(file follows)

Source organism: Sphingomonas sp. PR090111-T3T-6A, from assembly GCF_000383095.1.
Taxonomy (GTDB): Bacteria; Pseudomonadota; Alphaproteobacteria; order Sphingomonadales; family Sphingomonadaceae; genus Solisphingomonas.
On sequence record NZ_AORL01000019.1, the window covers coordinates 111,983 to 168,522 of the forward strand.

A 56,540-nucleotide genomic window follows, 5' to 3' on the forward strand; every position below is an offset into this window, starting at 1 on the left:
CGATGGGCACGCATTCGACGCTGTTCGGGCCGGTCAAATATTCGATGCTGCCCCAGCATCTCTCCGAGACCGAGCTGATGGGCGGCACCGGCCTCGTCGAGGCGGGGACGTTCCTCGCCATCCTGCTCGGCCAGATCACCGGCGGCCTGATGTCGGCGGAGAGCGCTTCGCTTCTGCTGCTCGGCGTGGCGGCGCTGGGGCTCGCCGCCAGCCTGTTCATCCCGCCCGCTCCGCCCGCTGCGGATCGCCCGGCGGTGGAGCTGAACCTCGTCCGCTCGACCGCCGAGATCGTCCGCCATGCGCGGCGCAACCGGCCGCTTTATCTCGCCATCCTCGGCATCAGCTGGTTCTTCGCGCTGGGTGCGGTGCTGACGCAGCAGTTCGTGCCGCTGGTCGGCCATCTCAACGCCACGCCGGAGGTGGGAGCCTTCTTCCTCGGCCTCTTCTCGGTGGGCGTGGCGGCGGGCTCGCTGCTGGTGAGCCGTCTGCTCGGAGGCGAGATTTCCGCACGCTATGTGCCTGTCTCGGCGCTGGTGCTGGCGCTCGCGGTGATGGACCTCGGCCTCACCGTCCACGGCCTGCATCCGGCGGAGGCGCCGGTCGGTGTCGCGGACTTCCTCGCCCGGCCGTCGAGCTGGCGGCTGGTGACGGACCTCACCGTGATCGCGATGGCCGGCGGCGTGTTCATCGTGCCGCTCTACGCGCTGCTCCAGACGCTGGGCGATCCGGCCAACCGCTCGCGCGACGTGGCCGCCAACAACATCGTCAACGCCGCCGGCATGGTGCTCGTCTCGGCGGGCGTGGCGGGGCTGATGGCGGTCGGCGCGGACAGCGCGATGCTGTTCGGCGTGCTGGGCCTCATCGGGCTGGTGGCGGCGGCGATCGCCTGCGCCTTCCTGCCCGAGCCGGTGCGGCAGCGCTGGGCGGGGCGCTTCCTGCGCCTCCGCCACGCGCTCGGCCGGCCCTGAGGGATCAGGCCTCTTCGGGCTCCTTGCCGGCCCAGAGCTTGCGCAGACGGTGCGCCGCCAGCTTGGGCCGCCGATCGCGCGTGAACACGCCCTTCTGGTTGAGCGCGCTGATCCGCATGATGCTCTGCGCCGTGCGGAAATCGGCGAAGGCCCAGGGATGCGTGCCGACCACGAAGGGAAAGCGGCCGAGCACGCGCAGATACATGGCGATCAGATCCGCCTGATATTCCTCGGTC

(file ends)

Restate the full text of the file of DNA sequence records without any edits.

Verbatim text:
Source organism: Sphingomonas sp. PR090111-T3T-6A, from assembly GCF_000383095.1.
Taxonomy (GTDB): Bacteria; Pseudomonadota; Alphaproteobacteria; order Sphingomonadales; family Sphingomonadaceae; genus Solisphingomonas.
On sequence record NZ_AORL01000019.1, the window covers coordinates 111,983 to 168,522 of the forward strand.

A 56,540-nucleotide genomic window follows, 5' to 3' on the forward strand; every position below is an offset into this window, starting at 1 on the left:
CGATGGGCACGCATTCGACGCTGTTCGGGCCGGTCAAATATTCGATGCTGCCCCAGCATCTCTCCGAGACCGAGCTGATGGGCGGCACCGGCCTCGTCGAGGCGGGGACGTTCCTCGCCATCCTGCTCGGCCAGATCACCGGCGGCCTGATGTCGGCGGAGAGCGCTTCGCTTCTGCTGCTCGGCGTGGCGGCGCTGGGGCTCGCCGCCAGCCTGTTCATCCCGCCCGCTCCGCCCGCTGCGGATCGCCCGGCGGTGGAGCTGAACCTCGTCCGCTCGACCGCCGAGATCGTCCGCCATGCGCGGCGCAACCGGCCGCTTTATCTCGCCATCCTCGGCATCAGCTGGTTCTTCGCGCTGGGTGCGGTGCTGACGCAGCAGTTCGTGCCGCTGGTCGGCCATCTCAACGCCACGCCGGAGGTGGGAGCCTTCTTCCTCGGCCTCTTCTCGGTGGGCGTGGCGGCGGGCTCGCTGCTGGTGAGCCGTCTGCTCGGAGGCGAGATTTCCGCACGCTATGTGCCTGTCTCGGCGCTGGTGCTGGCGCTCGCGGTGATGGACCTCGGCCTCACCGTCCACGGCCTGCATCCGGCGGAGGCGCCGGTCGGTGTCGCGGACTTCCTCGCCCGGCCGTCGAGCTGGCGGCTGGTGACGGACCTCACCGTGATCGCGATGGCCGGCGGCGTGTTCATCGTGCCGCTCTACGCGCTGCTCCAGACGCTGGGCGATCCGGCCAACCGCTCGCGCGACGTGGCCGCCAACAACATCGTCAACGCCGCCGGCATGGTGCTCGTCTCGGCGGGCGTGGCGGGGCTGATGGCGGTCGGCGCGGACAGCGCGATGCTGTTCGGCGTGCTGGGCCTCATCGGGCTGGTGGCGGCGGCGATCGCCTGCGCCTTCCTGCCCGAGCCGGTGCGGCAGCGCTGGGCGGGGCGCTTCCTGCGCCTCCGCCACGCGCTCGGCCGGCCCTGAGGGATCAGGCCTCTTCGGGCTCCTTGCCGGCCCAGAGCTTGCGCAGACGGTGCGCCGCCAGCTTGGGCCGCCGATCGCGCGTGAACACGCCCTTCTGGTTGAGCGCGCTGATCCGCATGATGCTCTGCGCCGTGCGGAAATCGGCGAAGGCCCAGGGATGCGTGCCGACCACGAAGGGAAAGCGGCCGAGCACGCGCAGATACATGGCGATCAGATCCGCCTGATATTCCTCGGTC